AJ8B History

I was first licensed as WN8IQN in 1971. My first station consisted of an EICO 720, 3 40 meter crystals, a J-38 key and a Hallicrafters SX-100 receiver. The antenna was a dipole suspended between two trees with a “bucket of bricks” (literally) as a counter weight. My OM, K8DWE, insisted that I not be an appliance operator and had me build a tuner and a dummy load. I was 12 and it seemed like quite a challenge, but, a few RF burns later and I was on the air. And who thought you could use two 50 watt bulbs as a dummy load? I worked quite a bit of 40 meter CW, but, started playing basketball and somewhat drifted away after a time.

Three years later, I again passed the Novice test and received WN8TZN. That station consisted of the same Hallicrafters SX-100 receiver, but, this time we built the “Novice Special” that was featured in the 1971 ARRL handbook. I used that rig quite a bit, and, with the help of yet another Handbook project, the Accu Keyer and Accu Memory (Remember those) I really became hooked on CW.

After meeting up with K1FJ, Frank,  at the University of Dayton school of engineering, I was bitten again, this time for good. I passed the Novice, General and Advanced on August 11th of 1978 and received KB8DF. I used a Heathkit HW-101 and obtained a Heathkit SB-220. I started to regularly work DX and really started to enjoy the hobby. The summer of 1980 provided a lot of operating time, even coming home for lunch from my painting job to work some 10 meters. . Dad decided we needed more of an “operating console” than a ham desk and we built one!  Eventually, we obtained a Drake TR-4 and a TR-22 from my aunt, WA8FLH. Of course, we had to upgrade to a better desk!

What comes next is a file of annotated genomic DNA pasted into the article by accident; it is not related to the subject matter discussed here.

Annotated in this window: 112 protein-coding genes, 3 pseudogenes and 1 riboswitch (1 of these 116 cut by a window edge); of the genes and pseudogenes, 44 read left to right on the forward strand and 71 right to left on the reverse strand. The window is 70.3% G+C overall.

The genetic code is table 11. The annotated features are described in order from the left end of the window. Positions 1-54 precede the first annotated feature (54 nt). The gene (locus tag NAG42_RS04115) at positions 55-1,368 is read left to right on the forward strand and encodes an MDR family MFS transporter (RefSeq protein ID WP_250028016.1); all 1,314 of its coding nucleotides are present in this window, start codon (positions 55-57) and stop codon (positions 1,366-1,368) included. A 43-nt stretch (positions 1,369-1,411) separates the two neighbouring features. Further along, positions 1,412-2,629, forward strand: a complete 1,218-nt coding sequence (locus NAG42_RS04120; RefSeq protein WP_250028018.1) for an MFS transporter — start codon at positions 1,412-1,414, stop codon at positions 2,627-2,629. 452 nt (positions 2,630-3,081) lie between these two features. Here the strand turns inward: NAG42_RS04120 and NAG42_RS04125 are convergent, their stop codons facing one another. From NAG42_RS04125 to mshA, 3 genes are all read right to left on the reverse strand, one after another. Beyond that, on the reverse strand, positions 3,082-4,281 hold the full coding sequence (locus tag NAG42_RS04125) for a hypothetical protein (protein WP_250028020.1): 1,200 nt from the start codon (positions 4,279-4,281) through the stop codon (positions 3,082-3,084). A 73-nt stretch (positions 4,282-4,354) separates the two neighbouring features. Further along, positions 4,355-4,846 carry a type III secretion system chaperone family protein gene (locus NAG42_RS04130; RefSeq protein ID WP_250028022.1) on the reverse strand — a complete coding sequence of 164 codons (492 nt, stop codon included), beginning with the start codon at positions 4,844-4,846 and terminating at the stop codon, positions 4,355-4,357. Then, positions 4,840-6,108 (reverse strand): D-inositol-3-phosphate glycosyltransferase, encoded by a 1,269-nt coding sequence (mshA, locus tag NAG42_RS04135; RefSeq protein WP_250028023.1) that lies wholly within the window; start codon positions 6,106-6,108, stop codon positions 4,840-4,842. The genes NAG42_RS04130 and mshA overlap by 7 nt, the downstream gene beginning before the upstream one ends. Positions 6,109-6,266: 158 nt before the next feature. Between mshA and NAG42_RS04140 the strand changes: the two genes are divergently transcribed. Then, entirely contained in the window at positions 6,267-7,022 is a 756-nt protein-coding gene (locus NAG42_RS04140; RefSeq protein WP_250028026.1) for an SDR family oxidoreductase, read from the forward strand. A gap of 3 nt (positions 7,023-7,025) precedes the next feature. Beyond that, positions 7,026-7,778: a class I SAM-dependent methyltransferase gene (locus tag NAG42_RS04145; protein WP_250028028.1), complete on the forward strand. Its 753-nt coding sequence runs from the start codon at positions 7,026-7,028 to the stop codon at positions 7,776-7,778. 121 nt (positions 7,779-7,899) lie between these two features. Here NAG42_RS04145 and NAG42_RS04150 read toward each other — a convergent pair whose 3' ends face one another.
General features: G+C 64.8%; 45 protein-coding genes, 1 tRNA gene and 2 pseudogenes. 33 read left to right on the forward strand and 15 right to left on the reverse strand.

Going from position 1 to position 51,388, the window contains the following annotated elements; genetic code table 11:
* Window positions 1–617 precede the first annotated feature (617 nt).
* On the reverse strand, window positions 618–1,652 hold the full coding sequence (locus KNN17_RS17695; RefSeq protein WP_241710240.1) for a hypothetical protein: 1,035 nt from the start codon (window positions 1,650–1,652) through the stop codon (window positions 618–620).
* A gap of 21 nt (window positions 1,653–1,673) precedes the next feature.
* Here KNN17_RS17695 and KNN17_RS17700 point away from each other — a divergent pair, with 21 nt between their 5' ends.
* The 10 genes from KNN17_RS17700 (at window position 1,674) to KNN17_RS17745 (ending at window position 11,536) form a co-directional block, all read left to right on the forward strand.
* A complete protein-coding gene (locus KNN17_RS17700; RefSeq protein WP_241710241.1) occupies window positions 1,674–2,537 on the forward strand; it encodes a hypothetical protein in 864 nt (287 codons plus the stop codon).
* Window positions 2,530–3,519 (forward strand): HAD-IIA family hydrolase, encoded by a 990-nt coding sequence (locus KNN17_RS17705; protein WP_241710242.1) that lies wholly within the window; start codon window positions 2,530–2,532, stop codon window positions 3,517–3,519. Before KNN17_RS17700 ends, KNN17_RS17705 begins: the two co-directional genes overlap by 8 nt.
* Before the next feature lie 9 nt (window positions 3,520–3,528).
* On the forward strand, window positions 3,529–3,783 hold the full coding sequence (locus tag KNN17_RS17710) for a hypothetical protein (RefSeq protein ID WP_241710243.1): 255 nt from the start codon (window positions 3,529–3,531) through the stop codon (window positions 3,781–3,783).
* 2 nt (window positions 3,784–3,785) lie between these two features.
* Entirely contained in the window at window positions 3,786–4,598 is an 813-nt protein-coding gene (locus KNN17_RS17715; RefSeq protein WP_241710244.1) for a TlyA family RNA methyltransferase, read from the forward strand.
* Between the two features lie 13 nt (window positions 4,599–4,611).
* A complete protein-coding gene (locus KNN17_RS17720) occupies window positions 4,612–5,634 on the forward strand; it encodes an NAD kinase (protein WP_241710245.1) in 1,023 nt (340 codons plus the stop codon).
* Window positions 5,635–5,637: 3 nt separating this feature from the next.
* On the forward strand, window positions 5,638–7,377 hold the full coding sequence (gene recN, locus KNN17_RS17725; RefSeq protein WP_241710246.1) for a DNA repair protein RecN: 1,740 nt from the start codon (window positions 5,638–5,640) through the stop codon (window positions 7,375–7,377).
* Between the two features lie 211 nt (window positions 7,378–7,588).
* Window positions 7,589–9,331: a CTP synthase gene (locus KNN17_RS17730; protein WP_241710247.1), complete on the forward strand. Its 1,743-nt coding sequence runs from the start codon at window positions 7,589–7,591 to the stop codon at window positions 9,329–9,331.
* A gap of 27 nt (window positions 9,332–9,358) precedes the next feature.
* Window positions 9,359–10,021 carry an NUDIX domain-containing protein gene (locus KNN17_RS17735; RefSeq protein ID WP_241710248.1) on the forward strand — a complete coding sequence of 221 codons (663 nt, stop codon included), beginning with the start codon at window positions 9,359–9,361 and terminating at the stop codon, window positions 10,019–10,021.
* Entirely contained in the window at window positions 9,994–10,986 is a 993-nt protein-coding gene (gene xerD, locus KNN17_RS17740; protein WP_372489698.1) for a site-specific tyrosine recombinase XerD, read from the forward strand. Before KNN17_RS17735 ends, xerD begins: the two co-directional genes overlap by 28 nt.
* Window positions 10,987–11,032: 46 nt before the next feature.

Frank and I worked a couple of Field Days with his XYL – KA9IFQ. and I really got in to contesting, even if it was for just a few hours at a time.

After tiring of hearing “If only you weren’t just an Advanced” from Frank, I upgraded in February of 1979. In April of 79, I received AJ8B.

I created some shareware that allowed the control of two TNCs simultaneously – not available at that time. I was fortunate enough to have it featured in The DX Magazine.

My current station consists of a Yaesu FT-950, Ameritron AL-80B amplifier and a Hustler Vertical. I have a Yaesu FT-857 in the car with an AT-120 antenna. Spending 2+ hours/day for my commute allows for plenty of air time. So far, I have 138 countries confirmed from the car. I am currently attempting to accumulate countries and “counters” on 160 with an inverted “L”.  I also use the DXLab software suite to manage all of this.

I May of 2018, I was honored with the W8OK award from the SouthWest OH DX Association and won the club DX Contest. I am also the editor of the club Newsletter and write a weekly column for the Oh Section Journal.

My OM and Elmer was Jerry, K8DWE. Dad became a Silent Key on 3/31/2014.

I enjoy Contesting and chasing DX in a manageable sort of way.

I am a member of the ARRL, NCDXF and the Southwest Ohio DX Association. I recently achieved membership in CWOPS, #1567. I am also a member of the Mad River Contest Club.